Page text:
The panel will include a judge, a lawyer, and a New Hampshire doctor; the process requires that each case be presented as a “mini-trial”.  A unanimous panel finding on liability is admissible at a later jury trial.

The House Judiciary Committee worked on numerous medical malpractice screening panel bills and was successful in passing HB 702, which imposed timelines and did not allow the admissibility of the panel decision.  Although the Senate Judiciary Committee agreed with these concepts and recommended them in an amendment to SB 214, the insurance and medical lobby defeated the amendment, and the unamended bill (SB 214, establishing the Maine-style screening panel) was passed by the entire House a few weeks later.

This was a hard-fought battle.  Many NHTLA members wrote personalized letters to each of our 424 House Representatives.  Members participated in phone banks, spending long hours calling long lists of Representatives.  Realizing that this is simply one piece of a nationally-orchestrated attack on our civil justice system to limit individual rights and pass elitist legislation, many of the most actively participating members were not even medical malpractice attorneys.  It was the most aggressive grassroots effort ever conducted by NHTLA members.

Nonetheless, the House voted to pass the Senate version of SB 214, which Governor Lynch signed into law.  Jim Demers, the Association’s legislative representative, reported that our efforts were successful until the final four days before the House vote.  At that point, the Medical Society implemented a strategy that included phone calls to members of the House from their personal and family doctors; those calls, which took advantage of the personal relationship many doctors have with Legislators, had a major impact on the vote.

The screening panel process took effect on Monday, August 29.  We believe that this legislation has serious constitutional infirmities and we encourage you to call our office if you have occasion to proceed before a panel.  Additionally, the House Judiciary Committee retained several bills relating to the screening process for action in 2006 and we will keep you informed of developments.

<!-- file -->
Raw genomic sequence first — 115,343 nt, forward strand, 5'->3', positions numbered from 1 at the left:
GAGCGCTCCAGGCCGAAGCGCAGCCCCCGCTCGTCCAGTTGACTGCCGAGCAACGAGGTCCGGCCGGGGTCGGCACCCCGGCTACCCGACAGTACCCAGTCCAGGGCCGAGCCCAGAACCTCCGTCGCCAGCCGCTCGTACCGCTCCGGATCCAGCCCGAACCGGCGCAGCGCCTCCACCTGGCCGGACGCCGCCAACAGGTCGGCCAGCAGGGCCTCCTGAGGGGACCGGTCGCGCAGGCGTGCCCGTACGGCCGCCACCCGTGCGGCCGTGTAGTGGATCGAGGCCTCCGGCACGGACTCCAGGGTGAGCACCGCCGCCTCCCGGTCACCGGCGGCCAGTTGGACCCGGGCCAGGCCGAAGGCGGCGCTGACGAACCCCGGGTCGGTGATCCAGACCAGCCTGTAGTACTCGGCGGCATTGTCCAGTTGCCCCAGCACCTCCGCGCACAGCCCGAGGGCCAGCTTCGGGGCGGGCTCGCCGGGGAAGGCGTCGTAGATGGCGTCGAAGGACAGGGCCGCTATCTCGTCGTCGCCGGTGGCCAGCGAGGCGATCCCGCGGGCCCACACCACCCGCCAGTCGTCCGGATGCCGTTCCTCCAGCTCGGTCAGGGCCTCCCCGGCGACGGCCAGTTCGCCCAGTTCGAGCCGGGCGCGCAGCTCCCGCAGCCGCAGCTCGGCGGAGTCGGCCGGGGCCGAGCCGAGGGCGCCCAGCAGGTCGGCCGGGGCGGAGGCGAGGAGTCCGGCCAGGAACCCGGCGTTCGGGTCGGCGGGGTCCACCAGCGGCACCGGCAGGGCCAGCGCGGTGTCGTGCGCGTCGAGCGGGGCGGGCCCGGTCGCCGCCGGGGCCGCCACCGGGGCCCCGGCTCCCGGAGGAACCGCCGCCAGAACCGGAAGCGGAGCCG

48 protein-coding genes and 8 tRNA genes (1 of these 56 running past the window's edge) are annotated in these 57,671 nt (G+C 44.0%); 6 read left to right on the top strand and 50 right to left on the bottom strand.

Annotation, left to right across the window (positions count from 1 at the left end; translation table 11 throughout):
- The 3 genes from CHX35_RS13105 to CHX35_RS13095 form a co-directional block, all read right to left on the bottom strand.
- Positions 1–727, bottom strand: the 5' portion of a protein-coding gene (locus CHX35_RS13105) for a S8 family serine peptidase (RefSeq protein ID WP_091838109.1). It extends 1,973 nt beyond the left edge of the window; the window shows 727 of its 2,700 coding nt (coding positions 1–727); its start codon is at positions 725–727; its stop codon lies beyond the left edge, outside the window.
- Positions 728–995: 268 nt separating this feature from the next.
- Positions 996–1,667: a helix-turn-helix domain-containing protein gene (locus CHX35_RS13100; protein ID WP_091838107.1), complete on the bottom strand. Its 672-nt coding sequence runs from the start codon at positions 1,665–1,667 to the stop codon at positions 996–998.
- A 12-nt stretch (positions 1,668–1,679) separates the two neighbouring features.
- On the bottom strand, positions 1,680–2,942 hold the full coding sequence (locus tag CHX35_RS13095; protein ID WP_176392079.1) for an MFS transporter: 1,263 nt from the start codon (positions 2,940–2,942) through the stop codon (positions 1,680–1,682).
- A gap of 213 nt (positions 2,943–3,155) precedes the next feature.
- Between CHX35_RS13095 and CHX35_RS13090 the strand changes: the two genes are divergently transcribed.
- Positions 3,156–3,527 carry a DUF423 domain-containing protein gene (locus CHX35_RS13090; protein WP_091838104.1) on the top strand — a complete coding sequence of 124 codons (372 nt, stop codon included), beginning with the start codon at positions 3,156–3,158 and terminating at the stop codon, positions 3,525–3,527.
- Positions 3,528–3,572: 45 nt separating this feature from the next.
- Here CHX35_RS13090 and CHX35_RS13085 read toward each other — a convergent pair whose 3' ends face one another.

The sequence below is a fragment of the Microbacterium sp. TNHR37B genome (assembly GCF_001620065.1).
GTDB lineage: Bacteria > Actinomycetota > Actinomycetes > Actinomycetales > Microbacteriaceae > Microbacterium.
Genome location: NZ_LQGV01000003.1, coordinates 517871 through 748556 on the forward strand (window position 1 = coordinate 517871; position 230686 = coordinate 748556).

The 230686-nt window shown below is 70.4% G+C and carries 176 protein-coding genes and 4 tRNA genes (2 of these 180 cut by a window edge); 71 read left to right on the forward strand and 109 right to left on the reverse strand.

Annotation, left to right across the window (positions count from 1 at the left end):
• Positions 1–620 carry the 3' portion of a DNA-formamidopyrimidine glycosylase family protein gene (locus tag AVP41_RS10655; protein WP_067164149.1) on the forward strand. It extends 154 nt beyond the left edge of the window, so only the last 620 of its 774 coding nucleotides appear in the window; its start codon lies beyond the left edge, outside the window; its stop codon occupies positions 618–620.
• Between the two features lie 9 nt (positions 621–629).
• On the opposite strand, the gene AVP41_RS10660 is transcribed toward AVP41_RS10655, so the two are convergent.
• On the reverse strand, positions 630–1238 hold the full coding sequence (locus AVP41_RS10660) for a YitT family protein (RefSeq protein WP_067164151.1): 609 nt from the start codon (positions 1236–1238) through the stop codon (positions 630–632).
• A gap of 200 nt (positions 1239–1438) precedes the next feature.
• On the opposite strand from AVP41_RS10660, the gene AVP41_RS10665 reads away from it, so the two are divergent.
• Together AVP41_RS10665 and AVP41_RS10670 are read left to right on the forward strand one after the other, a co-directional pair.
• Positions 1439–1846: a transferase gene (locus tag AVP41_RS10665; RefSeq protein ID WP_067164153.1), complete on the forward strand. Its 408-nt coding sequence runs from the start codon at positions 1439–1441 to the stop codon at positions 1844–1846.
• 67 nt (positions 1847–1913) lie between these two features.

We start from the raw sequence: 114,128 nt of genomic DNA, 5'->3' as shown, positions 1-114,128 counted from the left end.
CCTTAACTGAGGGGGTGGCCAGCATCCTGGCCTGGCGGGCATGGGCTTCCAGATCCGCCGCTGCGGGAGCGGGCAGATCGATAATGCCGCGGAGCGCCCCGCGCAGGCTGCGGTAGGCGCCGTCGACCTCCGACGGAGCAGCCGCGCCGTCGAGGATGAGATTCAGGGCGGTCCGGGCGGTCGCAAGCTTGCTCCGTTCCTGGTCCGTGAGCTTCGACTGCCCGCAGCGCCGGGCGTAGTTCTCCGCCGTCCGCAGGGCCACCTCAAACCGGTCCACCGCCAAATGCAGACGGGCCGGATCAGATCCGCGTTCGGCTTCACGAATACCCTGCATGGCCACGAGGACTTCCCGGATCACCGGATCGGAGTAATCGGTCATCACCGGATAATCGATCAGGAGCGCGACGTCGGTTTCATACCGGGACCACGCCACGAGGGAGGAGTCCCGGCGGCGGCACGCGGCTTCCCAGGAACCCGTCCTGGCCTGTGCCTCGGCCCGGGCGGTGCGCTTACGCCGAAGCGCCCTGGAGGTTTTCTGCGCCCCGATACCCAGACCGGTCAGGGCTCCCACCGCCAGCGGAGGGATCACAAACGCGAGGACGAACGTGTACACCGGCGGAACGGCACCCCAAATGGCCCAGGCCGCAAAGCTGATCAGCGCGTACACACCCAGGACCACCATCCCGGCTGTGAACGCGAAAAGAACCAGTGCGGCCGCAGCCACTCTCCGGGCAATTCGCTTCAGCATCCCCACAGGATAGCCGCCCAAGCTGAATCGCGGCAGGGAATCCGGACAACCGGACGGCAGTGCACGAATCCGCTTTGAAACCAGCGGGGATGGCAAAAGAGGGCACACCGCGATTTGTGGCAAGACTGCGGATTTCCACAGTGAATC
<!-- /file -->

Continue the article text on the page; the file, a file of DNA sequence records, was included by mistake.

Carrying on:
NHTLA had better success with another significant battle which involved the concept of "I'm sorry" legislation.  “I’m sorry” legislation has been introduced across the county in various forms.  In New Hampshire, two competing bills were introduced: HB 429, supported by the Medical Society, and HB 584, supported by the NHTLA.  HB 429 would have rendered all apologies and admissions of fault inadmissible at trial.  After another intense effort, we succeeded in getting HB 584 passed and signed into law instead.  HB 584 (RSA 507-E:4) states that expressions of “sympathy, compassion, commiseration, or a general sense of benevolence” relating to an injury are inadmissible as evidence.  This law is effective January 1, 2006.

We were also successful in keeping the NH Medical Society from adding broad quality assurance and immunity language to proposed legislation, specifically relative to emergency medical and trauma service protocols and quality management (HB 257).

The Medical Society has already promised to bring more so-called "tort reform" measures this year.  We will continue to update you.


At the request of the Attorney General, SB 37 was enacted, making the current law RSA 516:29-b regarding disclosure of expert testimony applicable only to civil cases.

SB 75 relative to civil actions based upon a sexual assault case, amended the current law to extend the statute of limitations if the victim was under the age of 18 when the sexual assault occurred.  A victim may commence an action within seven (7) years of the person’s eighteenth birthday or three (3) years of the time of discovery, whichever is later.  RSA 508:4-g took effect July 22, 2005.

Summer activities included a hearing conducted on July 18th by the NH Insurance Department  to determine if the state is experiencing a "non-competitive" market (aka, a monopoly) in this area and if the lack of competition is a contributing factor causing high medical malpractice premiums. The Department's actuary testified that this is the case and he urged the Commissioner to rule against the insurance companies so further action to control the market can be implemented.   The 2005 Legislative session was one of our most difficult years yet.  While NHTLA achieved mixed success, our participation in the larger policy debate on many issues made a difference in terms of legislators’ perception of NHTLA members’ honest and professional approach to lobbying.  Continuing to grow an effective grassroots lobbying campaign, which proved such an effective tool for our opponents, should be a goal for next year’s legislative session.

Finally, we understand how financially tapped out many of you feel; we appreciate those of you who really stepped up to the plate this session with signed checks, as well as your time and support.  Please continue to support NHTLA through your legislative contributions and consider becoming a monthly contributor.  In the words of one Legislative Committee member, “You can’t afford not to do it.”